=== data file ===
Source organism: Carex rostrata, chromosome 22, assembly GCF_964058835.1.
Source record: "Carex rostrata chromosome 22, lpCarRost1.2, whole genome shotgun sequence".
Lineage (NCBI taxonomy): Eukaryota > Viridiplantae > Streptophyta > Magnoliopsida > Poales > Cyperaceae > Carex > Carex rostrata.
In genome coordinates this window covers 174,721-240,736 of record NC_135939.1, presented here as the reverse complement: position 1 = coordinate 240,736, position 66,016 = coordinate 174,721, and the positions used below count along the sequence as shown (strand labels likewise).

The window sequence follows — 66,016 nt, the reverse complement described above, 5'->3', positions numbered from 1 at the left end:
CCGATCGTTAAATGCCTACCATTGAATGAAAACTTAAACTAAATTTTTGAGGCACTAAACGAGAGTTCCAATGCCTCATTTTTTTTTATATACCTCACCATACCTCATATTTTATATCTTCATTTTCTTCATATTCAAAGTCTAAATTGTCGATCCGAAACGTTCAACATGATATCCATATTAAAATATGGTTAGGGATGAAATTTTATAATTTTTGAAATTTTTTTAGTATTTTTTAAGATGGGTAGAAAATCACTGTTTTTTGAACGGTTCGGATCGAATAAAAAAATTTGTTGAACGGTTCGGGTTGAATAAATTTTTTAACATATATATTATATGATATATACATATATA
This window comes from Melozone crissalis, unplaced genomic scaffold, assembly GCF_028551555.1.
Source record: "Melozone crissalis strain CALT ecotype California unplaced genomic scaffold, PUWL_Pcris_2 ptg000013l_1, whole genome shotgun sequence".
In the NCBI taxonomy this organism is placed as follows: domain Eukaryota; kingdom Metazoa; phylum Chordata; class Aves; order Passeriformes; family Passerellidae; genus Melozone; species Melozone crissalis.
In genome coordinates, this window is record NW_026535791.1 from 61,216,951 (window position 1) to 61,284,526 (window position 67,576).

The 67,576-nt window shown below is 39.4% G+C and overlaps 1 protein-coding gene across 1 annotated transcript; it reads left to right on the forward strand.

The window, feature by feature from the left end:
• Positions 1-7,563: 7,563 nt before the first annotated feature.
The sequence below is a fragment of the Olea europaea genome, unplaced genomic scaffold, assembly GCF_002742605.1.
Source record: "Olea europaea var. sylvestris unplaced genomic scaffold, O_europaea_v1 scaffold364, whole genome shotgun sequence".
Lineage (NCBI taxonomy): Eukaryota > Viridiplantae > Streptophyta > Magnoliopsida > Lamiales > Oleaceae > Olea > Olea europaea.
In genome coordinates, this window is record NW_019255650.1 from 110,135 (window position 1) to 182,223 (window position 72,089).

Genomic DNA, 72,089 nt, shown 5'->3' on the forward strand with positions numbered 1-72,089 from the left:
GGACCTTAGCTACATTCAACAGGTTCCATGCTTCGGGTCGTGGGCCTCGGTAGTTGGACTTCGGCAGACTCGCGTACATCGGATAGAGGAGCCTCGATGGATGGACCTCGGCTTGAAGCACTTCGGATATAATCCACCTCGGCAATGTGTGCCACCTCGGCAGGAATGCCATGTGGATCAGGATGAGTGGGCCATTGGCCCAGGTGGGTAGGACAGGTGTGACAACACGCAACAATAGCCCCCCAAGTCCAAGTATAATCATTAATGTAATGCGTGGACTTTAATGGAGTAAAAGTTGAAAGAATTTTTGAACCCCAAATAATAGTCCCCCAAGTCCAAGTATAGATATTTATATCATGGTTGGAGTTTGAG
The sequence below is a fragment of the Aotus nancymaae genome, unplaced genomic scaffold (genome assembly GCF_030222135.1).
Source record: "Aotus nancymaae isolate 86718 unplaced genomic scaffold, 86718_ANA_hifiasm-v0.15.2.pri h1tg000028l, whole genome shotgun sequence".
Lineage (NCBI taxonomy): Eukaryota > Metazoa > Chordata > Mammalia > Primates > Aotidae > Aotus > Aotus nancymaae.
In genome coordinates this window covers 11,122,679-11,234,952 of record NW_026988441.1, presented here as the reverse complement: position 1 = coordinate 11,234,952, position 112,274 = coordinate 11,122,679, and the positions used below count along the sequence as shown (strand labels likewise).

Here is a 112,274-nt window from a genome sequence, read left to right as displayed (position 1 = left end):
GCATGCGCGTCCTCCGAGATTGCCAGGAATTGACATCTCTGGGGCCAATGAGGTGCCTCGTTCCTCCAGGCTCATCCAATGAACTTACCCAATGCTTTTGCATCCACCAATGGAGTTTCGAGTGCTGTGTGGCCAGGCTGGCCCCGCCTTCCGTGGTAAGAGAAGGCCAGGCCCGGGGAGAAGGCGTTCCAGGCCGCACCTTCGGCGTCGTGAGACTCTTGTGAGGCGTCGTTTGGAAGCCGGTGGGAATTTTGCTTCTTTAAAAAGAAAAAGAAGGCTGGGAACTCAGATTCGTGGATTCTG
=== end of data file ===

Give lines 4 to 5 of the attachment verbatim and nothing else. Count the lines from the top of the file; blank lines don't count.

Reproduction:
In genome coordinates this window covers 174,721-240,736 of record NC_135939.1, presented here as the reverse complement: position 1 = coordinate 240,736, position 66,016 = coordinate 174,721, and the positions used below count along the sequence as shown (strand labels likewise).

The window sequence follows — 66,016 nt, the reverse complement described above, 5'->3', positions numbered from 1 at the left end: